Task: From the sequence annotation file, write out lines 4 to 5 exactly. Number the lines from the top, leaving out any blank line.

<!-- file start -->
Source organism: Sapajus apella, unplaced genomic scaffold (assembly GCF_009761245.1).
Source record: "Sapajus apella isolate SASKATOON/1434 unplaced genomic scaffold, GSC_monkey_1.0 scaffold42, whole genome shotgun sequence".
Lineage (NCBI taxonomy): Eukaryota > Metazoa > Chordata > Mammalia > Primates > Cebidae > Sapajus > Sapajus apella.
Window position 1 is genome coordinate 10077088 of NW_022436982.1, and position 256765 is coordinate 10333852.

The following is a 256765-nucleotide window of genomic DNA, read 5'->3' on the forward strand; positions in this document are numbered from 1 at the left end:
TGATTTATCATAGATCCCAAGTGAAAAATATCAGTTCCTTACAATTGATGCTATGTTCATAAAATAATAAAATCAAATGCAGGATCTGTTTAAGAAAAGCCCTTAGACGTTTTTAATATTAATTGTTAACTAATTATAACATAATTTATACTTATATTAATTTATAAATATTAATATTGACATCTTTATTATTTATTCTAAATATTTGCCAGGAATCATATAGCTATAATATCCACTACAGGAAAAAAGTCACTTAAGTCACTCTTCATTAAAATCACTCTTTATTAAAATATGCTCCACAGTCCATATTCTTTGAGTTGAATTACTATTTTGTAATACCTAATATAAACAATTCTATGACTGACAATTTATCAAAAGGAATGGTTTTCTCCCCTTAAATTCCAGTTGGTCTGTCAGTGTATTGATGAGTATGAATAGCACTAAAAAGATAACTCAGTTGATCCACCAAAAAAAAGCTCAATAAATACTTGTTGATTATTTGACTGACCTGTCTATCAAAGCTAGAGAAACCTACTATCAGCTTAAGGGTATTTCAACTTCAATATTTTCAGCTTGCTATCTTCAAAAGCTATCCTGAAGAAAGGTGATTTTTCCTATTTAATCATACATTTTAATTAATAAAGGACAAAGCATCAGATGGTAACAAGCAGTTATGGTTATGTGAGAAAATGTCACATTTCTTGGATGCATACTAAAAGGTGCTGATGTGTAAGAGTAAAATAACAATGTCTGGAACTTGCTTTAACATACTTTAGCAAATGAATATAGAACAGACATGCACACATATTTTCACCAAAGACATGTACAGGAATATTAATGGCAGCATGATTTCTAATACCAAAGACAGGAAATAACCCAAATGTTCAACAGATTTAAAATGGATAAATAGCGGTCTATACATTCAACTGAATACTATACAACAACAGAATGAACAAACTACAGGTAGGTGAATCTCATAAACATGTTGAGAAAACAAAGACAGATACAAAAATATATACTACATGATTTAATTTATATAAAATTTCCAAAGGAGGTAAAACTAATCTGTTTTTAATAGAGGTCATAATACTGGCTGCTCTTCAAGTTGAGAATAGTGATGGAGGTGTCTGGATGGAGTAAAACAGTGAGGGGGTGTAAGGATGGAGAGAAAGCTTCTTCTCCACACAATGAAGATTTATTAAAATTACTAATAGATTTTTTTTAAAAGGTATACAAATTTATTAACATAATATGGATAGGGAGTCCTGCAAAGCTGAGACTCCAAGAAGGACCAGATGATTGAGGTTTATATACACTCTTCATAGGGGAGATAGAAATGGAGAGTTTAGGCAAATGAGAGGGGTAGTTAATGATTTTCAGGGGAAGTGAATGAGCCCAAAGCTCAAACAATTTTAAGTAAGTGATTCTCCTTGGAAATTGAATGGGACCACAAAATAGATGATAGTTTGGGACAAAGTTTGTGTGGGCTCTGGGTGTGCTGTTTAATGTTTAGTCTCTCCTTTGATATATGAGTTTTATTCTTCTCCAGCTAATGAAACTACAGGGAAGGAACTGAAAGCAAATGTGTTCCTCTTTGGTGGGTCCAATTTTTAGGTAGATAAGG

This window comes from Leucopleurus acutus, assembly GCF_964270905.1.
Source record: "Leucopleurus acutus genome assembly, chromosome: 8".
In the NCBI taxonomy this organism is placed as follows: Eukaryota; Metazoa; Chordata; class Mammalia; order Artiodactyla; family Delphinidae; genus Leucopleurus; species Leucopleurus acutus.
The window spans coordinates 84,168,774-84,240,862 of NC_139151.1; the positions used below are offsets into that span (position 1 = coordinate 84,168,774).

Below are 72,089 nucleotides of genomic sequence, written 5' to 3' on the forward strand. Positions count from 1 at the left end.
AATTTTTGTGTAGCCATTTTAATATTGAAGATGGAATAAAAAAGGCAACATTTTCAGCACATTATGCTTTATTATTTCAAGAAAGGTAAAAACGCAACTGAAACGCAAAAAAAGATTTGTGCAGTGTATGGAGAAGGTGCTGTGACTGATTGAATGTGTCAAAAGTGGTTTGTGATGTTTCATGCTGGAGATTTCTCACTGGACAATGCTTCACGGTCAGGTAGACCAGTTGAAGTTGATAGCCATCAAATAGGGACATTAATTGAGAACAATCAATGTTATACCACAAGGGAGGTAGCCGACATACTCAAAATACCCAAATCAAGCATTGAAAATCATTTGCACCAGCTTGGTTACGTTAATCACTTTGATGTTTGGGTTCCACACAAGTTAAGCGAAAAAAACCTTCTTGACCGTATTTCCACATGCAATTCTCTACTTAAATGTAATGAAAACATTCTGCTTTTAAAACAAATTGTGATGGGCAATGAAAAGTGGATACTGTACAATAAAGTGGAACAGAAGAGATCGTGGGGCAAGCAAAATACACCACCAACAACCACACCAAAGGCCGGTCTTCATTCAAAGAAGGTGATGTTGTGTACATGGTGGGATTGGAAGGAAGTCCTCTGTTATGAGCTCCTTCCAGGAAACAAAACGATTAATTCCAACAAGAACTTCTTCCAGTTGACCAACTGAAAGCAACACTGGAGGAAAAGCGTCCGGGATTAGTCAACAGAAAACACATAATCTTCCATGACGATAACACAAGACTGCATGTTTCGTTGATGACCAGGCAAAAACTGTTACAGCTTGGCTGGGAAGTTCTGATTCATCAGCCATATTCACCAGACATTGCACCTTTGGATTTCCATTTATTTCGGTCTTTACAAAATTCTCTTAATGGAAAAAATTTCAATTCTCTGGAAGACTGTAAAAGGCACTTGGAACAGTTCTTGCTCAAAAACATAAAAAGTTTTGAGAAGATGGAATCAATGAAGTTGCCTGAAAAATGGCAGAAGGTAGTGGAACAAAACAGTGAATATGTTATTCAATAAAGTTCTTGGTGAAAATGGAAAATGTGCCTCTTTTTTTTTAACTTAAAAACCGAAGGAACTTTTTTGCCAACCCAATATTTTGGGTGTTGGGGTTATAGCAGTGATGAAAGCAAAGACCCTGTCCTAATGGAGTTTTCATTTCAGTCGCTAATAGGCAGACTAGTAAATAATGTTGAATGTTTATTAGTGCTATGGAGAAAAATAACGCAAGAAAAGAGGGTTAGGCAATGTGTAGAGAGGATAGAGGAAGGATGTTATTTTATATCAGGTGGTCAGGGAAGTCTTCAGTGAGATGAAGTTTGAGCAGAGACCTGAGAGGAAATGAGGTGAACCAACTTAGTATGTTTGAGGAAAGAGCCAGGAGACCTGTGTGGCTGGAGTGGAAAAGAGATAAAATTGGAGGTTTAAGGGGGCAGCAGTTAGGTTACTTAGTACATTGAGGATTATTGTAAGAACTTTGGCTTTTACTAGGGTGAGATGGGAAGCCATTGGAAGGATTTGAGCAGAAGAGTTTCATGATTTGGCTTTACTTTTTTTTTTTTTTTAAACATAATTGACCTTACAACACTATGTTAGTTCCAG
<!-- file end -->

Window position 1 is genome coordinate 10077088 of NW_022436982.1, and position 256765 is coordinate 10333852.

The following is a 256765-nucleotide window of genomic DNA, read 5'->3' on the forward strand; positions in this document are numbered from 1 at the left end: